The essential facts are not seriously disputed. The land involved is approximately 480 acres in two tractsone 300-acre tract owned by James Bukacek and one 180-acre tract owned by Virginia Bukacek, ex-wife of James Bukacek, both located in St. Clair County. In 1964, Bukacek had difficulties with his health, forcing him in 1965 to sell the dairy business he was operating. He also was having domestic problems which culminated in a divorce.

Matters got progressively worse for Bukacek, and in the latter part of 1966 and in 1967, he was having serious financial problems. The sheriff was advertising his farm for sale to pay three judgments and costs of court. The State of Alabama held a tax claim of approximately $15,000, and a payment on a Federal Land Bank mortgage was due. Bukacek was unable to exercise an option he held to buy the 180-acre tract owned by Virginia Bukacek. In other words, Bukacek was in serious financial difficulties. It was at this time that Bukacek went to see appellee Fitzhugh Burttram about saving "my farm."

In January, 1968, James Bukacek and the three individual respondents, Fitzhugh Burttram, Clarence B. Kelly and Ray Wyatt, entered into an agreement whereby Pell City Farms, Inc., was formed. Pursuant to the agreement, Bukacek conveyed his 300-acre tract to Pell City Farms, Inc., and the corporation eventually exercised the option held by James Bukacek, and assigned to the corporation, to purchase the 180-acre tract from Virginia Bukacek. The respondents paid the judgments, the property taxes, the mortgage payment, and the corporation and the individual respondents personally assumed the $37,600 mortgage and an additional mortgage executed to *853 complete the purchase of the 180-acre tract and pay the $15,000 state taxes (for which respondents had negotiated an extension).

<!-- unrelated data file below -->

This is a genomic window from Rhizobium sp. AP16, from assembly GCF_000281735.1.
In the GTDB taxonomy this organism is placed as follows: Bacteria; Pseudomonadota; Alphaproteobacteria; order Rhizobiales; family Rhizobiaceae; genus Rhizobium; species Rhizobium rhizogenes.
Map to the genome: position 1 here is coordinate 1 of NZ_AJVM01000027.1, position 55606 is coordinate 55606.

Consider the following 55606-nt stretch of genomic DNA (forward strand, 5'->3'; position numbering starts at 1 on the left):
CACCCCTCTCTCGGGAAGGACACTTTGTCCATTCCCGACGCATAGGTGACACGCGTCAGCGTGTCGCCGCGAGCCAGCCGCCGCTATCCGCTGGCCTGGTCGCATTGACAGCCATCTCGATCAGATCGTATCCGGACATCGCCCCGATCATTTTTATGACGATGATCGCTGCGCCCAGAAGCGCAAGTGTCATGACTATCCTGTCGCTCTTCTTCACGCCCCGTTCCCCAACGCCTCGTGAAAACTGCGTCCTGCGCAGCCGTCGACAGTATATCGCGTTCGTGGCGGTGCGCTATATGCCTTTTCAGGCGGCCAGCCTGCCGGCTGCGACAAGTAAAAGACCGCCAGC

One of the complainant's principal arguments here is that Pell City Farms, Inc., grantee under the deeds executed by James Bukacek and his ex-wife, Virginia Bukacek, was incapable of taking legal title because the Articles of Incorporation were not filed with the Judge of Probate as required by Title 10, § 21(11), Code of Alabama, 1940 (Recompiled, 1958). Complainant argues that prior to the filing of the Articles of Incorporation, Pell City Farms, Inc., was neither a de jure nor a de facto corporation, and therefore was incapable of taking title to the real property. Complainant's argument, while very persuasive, under the facts of this case is not convincing. The evidence clearly shows that Bukacek was one of the incorporators of Pell City Farms, Inc., that he was an officer, director, and stockholder, and that he executed the deed transferring his interest in the land to the corporation; and that he participated in the business activities of the corporation relating to the land after the Articles of Incorporation were filed in the office of the Judge of Probate on March 30, 1968.